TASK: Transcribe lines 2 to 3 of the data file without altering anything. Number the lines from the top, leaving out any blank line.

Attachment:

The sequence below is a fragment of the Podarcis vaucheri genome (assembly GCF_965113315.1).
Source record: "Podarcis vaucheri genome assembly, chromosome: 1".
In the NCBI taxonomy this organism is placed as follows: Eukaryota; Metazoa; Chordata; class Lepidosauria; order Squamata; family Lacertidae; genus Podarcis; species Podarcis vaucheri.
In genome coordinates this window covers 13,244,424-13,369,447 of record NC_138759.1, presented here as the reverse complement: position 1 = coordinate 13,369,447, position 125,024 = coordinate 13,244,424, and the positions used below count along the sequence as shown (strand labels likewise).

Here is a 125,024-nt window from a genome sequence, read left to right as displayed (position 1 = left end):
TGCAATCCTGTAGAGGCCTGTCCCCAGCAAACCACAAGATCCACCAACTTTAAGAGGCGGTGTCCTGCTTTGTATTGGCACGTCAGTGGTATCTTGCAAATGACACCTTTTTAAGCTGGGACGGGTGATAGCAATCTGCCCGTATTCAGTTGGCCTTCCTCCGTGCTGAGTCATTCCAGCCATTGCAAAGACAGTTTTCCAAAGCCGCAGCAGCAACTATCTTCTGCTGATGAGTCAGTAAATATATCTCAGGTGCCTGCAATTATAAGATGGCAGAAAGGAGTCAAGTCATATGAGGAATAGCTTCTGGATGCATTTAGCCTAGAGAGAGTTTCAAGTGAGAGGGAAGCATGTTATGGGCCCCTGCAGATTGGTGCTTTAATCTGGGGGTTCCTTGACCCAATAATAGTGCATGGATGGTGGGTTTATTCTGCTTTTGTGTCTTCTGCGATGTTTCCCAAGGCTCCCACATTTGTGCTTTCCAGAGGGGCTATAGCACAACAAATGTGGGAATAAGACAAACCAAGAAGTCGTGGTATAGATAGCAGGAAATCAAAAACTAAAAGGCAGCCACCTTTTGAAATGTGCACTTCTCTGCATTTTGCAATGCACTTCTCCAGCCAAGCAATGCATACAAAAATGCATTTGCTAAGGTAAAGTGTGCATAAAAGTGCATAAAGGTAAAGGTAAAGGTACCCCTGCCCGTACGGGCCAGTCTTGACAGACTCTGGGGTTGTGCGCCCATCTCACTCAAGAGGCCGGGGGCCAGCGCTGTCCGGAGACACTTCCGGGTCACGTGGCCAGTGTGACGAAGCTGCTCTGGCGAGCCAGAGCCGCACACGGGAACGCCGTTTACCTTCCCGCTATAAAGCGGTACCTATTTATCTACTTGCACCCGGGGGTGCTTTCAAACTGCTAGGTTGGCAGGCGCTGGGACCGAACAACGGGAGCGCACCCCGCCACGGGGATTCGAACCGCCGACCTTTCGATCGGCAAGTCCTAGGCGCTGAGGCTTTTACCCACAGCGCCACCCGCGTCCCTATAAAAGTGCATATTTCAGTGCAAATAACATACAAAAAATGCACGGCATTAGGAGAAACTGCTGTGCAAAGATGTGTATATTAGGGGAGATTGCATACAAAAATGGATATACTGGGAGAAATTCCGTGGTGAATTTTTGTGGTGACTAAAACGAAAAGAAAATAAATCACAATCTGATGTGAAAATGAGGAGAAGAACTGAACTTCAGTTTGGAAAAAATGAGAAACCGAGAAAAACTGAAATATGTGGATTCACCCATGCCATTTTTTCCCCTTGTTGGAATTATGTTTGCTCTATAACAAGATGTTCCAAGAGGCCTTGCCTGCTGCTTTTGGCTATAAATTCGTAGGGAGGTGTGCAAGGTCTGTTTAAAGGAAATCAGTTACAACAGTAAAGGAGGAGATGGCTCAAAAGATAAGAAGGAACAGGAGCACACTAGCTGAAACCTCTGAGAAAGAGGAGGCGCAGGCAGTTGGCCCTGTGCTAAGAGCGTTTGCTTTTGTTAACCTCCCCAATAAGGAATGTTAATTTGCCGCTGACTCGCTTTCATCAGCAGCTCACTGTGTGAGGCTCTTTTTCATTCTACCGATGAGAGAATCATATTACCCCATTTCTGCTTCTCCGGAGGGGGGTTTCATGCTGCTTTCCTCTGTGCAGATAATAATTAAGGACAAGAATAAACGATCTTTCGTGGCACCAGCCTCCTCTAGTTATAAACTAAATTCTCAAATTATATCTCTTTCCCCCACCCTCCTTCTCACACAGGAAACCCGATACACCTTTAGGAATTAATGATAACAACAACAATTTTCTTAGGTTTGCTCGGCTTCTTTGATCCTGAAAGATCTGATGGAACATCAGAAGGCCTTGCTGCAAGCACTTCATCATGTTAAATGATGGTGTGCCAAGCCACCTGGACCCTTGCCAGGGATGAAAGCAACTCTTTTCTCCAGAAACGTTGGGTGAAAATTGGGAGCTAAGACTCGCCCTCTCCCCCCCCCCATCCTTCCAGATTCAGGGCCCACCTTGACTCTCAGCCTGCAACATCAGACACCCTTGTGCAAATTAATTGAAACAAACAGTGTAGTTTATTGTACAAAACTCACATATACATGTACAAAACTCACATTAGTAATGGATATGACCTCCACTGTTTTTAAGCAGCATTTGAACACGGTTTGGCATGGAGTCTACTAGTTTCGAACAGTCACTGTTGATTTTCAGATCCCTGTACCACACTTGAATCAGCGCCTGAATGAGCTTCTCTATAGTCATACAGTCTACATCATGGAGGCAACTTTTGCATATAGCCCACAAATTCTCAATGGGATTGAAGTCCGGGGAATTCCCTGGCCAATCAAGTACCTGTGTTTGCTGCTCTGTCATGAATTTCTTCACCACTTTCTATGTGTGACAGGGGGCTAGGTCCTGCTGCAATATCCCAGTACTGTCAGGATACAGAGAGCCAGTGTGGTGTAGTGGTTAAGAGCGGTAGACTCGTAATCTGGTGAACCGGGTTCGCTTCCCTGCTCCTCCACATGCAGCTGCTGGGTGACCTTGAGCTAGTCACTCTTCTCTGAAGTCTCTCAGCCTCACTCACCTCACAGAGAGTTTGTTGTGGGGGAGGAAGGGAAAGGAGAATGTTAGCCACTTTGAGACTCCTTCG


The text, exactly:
Source record: "Podarcis vaucheri genome assembly, chromosome: 1".
In the NCBI taxonomy this organism is placed as follows: Eukaryota; Metazoa; Chordata; class Lepidosauria; order Squamata; family Lacertidae; genus Podarcis; species Podarcis vaucheri.